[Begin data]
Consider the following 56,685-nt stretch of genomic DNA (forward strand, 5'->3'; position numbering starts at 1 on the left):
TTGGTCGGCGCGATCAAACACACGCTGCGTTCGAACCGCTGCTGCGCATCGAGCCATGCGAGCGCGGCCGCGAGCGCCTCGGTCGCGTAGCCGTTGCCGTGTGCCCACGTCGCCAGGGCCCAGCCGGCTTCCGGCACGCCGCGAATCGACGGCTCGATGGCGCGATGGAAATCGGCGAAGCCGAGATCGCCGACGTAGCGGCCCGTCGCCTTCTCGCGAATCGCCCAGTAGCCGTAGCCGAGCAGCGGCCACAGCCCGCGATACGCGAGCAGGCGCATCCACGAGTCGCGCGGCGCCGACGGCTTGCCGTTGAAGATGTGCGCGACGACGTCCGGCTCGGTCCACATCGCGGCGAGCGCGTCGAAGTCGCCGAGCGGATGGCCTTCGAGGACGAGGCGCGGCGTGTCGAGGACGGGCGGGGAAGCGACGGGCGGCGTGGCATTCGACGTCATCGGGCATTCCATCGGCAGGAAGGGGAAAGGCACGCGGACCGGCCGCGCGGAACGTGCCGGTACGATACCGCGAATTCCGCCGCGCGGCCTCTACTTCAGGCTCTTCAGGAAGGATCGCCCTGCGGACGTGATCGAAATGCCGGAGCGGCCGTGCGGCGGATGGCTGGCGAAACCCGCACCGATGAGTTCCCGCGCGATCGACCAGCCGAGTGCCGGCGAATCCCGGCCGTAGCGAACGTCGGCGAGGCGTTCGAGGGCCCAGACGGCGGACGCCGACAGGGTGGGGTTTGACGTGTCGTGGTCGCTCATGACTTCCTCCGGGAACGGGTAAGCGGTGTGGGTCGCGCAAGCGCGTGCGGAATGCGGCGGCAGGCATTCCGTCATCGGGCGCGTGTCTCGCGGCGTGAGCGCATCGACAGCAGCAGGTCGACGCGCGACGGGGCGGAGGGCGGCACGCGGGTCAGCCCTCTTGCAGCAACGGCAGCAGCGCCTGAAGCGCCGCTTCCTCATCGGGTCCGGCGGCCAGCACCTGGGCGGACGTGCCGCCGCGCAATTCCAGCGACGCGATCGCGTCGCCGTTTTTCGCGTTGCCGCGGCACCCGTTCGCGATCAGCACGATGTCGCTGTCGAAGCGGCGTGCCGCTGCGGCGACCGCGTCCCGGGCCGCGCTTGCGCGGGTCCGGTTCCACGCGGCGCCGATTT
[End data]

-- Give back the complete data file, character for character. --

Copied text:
Consider the following 56,685-nt stretch of genomic DNA (forward strand, 5'->3'; position numbering starts at 1 on the left):
TTGGTCGGCGCGATCAAACACACGCTGCGTTCGAACCGCTGCTGCGCATCGAGCCATGCGAGCGCGGCCGCGAGCGCCTCGGTCGCGTAGCCGTTGCCGTGTGCCCACGTCGCCAGGGCCCAGCCGGCTTCCGGCACGCCGCGAATCGACGGCTCGATGGCGCGATGGAAATCGGCGAAGCCGAGATCGCCGACGTAGCGGCCCGTCGCCTTCTCGCGAATCGCCCAGTAGCCGTAGCCGAGCAGCGGCCACAGCCCGCGATACGCGAGCAGGCGCATCCACGAGTCGCGCGGCGCCGACGGCTTGCCGTTGAAGATGTGCGCGACGACGTCCGGCTCGGTCCACATCGCGGCGAGCGCGTCGAAGTCGCCGAGCGGATGGCCTTCGAGGACGAGGCGCGGCGTGTCGAGGACGGGCGGGGAAGCGACGGGCGGCGTGGCATTCGACGTCATCGGGCATTCCATCGGCAGGAAGGGGAAAGGCACGCGGACCGGCCGCGCGGAACGTGCCGGTACGATACCGCGAATTCCGCCGCGCGGCCTCTACTTCAGGCTCTTCAGGAAGGATCGCCCTGCGGACGTGATCGAAATGCCGGAGCGGCCGTGCGGCGGATGGCTGGCGAAACCCGCACCGATGAGTTCCCGCGCGATCGACCAGCCGAGTGCCGGCGAATCCCGGCCGTAGCGAACGTCGGCGAGGCGTTCGAGGGCCCAGACGGCGGACGCCGACAGGGTGGGGTTTGACGTGTCGTGGTCGCTCATGACTTCCTCCGGGAACGGGTAAGCGGTGTGGGTCGCGCAAGCGCGTGCGGAATGCGGCGGCAGGCATTCCGTCATCGGGCGCGTGTCTCGCGGCGTGAGCGCATCGACAGCAGCAGGTCGACGCGCGACGGGGCGGAGGGCGGCACGCGGGTCAGCCCTCTTGCAGCAACGGCAGCAGCGCCTGAAGCGCCGCTTCCTCATCGGGTCCGGCGGCCAGCACCTGGGCGGACGTGCCGCCGCGCAATTCCAGCGACGCGATCGCGTCGCCGTTTTTCGCGTTGCCGCGGCACCCGTTCGCGATCAGCACGATGTCGCTGTCGAAGCGGCGTGCCGCTGCGGCGACCGCGTCCCGGGCCGCGCTTGCGCGGGTCCGGTTCCACGCGGCGCCGATTT